“It is the story that saves our progeny from blundering like blind beggars into the spikes of the cactus fence. The story is our escort; without it, we are blind.” – Chinua Achebe; born November 16, 1930 and died March 21, 2013.
The headline above, from The Alley Newspaper, April 1984, is still relevant in April 2013 because the 40-year saga of the Phillips Pool continues. The next chapter is being written as you read this. You are welcomed to be a part of this chapter.
The Pool is empty again!
The story intensifies as the characters’ levels of passion and available time move between those who are deeply involved to the casual observer and some in between. The hundreds of activists who have been involved in the Pool through its 40- year history are amazing. Read the article from April 1984 on Page 5 for just one example. A few activists from the beginning are still involved. Some activists are new. Nonetheless, all are working to keep the playing field level as they pursue their various plans to fill the pool.
The various plan details and their possible impacts are obvious and important; more pool possibilities vs. less greenery and parking; less pools vs. more variety of ages and ethnic involvement; more pools/more money vs. more public use/possibility of less neighborhood use; and, many more.
May we hope and strive for understanding each other’s concerns all the while understanding that the lessons we leave in the story for our progeny are as important as the lessons of water enjoyment, safety, and survival.
My connection to the Phillips Pool began sixty-one years ago.
Probably everyone is somewhat scared when they walked into a new school that was larger than their grade school. I was.
Well, it wasn’t a “new” school, it was 26-years-old, but it was new to me. There was a man from “the olden days” on a large oil painting. I was distracted by twice as many students as attended Greeley Elementary School, two blocks south.
But, by 1962, its student body size had slid to 350 below its capacity. I had graduated from that “new” school, Wendell Phillips Junior High School, seven years before.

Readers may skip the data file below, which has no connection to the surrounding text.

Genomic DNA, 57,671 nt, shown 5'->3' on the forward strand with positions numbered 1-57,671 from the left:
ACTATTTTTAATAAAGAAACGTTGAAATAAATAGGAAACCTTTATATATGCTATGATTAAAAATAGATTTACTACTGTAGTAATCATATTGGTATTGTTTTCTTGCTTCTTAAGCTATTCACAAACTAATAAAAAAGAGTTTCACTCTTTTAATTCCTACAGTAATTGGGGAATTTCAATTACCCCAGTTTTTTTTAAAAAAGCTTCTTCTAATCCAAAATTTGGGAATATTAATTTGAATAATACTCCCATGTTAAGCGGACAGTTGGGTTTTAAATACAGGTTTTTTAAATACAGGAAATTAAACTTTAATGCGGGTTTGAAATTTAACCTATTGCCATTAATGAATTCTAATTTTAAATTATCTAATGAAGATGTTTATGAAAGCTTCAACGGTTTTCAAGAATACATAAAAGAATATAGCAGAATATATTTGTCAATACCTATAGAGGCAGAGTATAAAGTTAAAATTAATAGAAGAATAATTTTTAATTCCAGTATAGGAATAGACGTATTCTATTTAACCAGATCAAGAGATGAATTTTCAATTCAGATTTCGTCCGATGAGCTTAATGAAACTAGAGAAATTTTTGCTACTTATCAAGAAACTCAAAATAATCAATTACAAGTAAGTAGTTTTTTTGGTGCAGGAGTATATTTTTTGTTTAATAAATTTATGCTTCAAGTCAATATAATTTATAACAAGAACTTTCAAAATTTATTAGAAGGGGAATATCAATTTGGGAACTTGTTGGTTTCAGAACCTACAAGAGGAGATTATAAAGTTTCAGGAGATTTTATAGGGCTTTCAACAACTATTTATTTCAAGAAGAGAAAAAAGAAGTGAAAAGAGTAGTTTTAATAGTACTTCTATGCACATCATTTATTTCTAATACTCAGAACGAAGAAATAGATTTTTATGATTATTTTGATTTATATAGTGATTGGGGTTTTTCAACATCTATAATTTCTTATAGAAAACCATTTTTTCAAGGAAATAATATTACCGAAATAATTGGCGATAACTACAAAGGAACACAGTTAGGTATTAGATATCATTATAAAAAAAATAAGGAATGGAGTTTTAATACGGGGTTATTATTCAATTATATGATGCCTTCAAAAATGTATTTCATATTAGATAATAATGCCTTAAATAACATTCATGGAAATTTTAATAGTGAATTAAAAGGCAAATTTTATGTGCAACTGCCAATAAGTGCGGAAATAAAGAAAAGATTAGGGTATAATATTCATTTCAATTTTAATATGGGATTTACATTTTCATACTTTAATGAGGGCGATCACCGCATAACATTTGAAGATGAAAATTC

A decade later, in 1972, I saw this title on a used bookstore shelf, “Prophet of Liberty: Wendell Phillips.” Wow! That was the guy in the oil painting! Who would know? They hadn’t told us!
One dollar and fifty cents bought that treasure of mid-19th Century American history with scores of quotations on equal rights for all people regardless of gender, ethnicity, or social class. It was there I read what I later heard Paul Wellstone say was his favorite quote of all time, “Peace if possible, justice at any rate.”
That same year, we saw the end of a long effort to build a Pool and Gym addition to Wendell Phillips Jr. High School with federal Model Cities’ money. The great excitement of that huge amenity was only exceeded a decade later when the Phillips Community lost its plea and Phillips Jr. High School was closed and demolished. There would be little consolation four years later when that same group of politicians and bureaucrats purchased the huge Mount Sinai Hospital, four blocks west, to remodel a portion of it into a school. This seemed a seemingly obvious contradiction.
An amazing negotiation with those same politicians and bureaucrats kept the decade-old Pool and Gym from demolition. Bold plans included procuring a boiler, raising hopes and some money to reopen the Pool and sustain it with volunteer help. It was a huge task and the need for other ideas and more resources became evident.
The Mpls. Park Board (MPRB) assumed ownership of the Pool and Gym in 1987. Unfortunately, the heat for the Pool and Gym addition had been from the old school’s boiler so the building stood unoccupied, unheated, thereby sustaining major damage. This included the buckling and heaving of the gym floor due to standing water through a leaking roof. A $1.5 million renovation followed to correct those problems. The primary tenant became the Boys and Girls Clubs of the Twin Cities. In addition, the YWCA operated a daycare center with additional programming conducted by Pillsbury United Communities .